Tuesday, June 24, 2008

Back to the Basics

I’ve mentioned before that the birth of my hypochondria was spurred almost nine years ago when a rare, soupy tumor was found residing in the left frontal lobe of my younger brother’s brain.

Up until that point, I had led a fairly na├»ve existence. Given, I had my “irrational fears”—as any child does—I mean honestly, what child isn’t afraid to hang their foot off the side of the bed, (out of fear it will be violently devoured by a lurking monster)?

What kind of kid doesn’t constantly hold the prospect of sudden alien abduction in the back of their mind?

And really? What young girl doesn’t have the deep-rooted belief that someone in her midst—read her unsuspecting eye doctor—is a maniacal serial killer waiting for the right moment to kidnap, rape and bludgeon her to death?

Okay, I can admit it: the serial-killer-eye-doctor-obsession was a little on the morbid side; but until my brother’s fateful diagnosis, I had never really felt the chill of my own—or anyone else’s—mortality.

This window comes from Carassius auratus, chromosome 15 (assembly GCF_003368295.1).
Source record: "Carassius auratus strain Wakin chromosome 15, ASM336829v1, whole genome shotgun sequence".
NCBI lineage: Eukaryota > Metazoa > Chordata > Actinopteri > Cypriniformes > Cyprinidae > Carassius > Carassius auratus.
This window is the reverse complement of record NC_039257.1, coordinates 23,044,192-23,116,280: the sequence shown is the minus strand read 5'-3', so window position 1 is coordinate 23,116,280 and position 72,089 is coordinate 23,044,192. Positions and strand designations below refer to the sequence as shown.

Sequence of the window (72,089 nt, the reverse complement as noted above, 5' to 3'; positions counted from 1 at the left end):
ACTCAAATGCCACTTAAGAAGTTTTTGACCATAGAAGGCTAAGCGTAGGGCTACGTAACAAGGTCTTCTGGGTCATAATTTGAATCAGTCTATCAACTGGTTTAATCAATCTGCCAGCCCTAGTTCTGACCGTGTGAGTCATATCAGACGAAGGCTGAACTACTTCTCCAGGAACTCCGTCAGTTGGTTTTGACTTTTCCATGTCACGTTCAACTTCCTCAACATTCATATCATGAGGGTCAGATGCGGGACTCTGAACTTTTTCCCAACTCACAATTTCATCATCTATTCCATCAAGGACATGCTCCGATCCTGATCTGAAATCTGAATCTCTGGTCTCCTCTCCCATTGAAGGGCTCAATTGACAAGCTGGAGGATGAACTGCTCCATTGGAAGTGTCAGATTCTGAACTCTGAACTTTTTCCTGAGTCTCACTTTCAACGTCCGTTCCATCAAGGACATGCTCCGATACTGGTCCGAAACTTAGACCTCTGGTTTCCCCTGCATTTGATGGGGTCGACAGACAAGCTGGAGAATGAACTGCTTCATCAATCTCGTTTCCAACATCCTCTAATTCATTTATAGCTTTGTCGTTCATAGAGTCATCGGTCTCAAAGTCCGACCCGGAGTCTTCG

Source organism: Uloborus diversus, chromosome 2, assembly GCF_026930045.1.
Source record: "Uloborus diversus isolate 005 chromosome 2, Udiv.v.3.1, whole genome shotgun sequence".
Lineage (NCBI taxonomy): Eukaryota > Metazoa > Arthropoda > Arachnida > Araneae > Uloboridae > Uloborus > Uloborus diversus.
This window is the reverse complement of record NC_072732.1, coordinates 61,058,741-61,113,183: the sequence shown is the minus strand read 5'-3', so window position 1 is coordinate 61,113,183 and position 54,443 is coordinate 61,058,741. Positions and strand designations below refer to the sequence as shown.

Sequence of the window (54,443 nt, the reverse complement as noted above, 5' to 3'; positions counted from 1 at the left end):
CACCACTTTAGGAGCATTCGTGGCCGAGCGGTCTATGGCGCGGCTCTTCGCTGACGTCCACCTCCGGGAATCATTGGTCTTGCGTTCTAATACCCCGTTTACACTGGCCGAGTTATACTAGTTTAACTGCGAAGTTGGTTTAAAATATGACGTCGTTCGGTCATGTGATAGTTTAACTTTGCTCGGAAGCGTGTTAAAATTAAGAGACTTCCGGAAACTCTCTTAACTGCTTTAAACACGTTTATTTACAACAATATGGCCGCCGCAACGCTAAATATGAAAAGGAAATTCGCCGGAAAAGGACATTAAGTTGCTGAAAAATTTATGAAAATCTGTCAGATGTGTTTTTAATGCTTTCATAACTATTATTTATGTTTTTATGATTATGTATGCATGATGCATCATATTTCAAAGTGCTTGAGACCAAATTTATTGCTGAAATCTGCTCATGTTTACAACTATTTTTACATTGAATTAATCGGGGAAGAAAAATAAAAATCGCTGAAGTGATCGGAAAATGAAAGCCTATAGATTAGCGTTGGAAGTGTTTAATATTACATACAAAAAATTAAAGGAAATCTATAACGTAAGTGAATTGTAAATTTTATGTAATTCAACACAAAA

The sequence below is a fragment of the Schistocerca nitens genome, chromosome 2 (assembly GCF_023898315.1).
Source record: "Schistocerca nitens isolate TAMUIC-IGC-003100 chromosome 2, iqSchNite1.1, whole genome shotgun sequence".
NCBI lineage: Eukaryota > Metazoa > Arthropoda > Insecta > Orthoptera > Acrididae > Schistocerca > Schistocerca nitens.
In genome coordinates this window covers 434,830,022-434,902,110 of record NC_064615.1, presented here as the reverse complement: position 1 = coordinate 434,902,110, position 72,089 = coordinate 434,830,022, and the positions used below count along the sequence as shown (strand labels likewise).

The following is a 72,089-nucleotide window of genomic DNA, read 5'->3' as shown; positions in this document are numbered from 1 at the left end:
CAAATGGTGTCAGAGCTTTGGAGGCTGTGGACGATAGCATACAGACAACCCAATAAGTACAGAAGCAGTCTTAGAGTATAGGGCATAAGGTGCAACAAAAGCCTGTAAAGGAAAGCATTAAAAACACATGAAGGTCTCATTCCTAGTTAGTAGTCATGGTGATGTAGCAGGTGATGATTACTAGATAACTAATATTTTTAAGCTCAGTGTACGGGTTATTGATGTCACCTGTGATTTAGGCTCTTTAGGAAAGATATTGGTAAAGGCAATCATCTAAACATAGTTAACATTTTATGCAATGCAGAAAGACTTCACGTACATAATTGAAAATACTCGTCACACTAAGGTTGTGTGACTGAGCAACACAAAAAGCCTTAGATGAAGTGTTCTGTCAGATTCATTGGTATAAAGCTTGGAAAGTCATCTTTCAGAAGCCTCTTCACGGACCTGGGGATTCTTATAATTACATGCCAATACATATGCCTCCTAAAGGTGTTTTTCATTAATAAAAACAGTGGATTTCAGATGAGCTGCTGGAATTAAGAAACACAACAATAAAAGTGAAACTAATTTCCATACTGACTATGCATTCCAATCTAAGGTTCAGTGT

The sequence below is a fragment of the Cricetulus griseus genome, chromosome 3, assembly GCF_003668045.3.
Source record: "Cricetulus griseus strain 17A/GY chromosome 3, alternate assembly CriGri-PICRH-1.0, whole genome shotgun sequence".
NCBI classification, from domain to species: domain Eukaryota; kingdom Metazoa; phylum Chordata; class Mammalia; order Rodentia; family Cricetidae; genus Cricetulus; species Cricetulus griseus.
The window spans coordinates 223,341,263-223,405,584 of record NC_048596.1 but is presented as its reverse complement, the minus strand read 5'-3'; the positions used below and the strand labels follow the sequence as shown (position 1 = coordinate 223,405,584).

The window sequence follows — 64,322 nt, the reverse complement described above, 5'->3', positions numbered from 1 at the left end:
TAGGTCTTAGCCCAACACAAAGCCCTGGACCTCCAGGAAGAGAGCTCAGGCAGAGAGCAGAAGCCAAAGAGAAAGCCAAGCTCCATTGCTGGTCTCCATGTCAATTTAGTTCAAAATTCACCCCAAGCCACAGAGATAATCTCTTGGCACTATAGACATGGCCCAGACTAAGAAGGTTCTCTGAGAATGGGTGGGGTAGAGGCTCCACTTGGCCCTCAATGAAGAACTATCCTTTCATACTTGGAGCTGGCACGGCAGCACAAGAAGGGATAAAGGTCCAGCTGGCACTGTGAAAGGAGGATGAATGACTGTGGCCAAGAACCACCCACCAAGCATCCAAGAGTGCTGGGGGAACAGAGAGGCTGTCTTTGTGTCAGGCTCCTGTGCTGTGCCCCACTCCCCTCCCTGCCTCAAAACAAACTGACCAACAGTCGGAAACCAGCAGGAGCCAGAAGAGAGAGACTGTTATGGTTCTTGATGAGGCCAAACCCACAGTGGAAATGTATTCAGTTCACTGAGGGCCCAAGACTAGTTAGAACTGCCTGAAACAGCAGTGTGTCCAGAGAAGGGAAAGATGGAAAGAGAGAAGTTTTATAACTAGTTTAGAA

When confronted with the reality that disease—and therefore death—could strike anyone at anytime, including children (as it had done in front of my very own eyes), I did what any rational person would do; (no, not embrace the beauty of life), I too “developed” a “brain tumor.”

And as my brother went under the knife, I went through the CAT Scan. And as his tumor shrunk through radiation, I was informed mine never existed.

Time went by. My brother continued to battle his tumor. I moved on to new diseases. Strokes and heart attacks and blood clots and organ failure and lung collapse and cirrhosis and MS and West Nile Virus and lymphoma and the litany goes on, but for the last month or so, I dared to begin to think I was “cured.”

Then it happened...

Shooting head pains. Nausea. Confusion. Blurry vision. Fatigue. Day after day after day.

My brain tumor is back, and it's not alone; a blood clot and tuberculosis rode in on its coattails.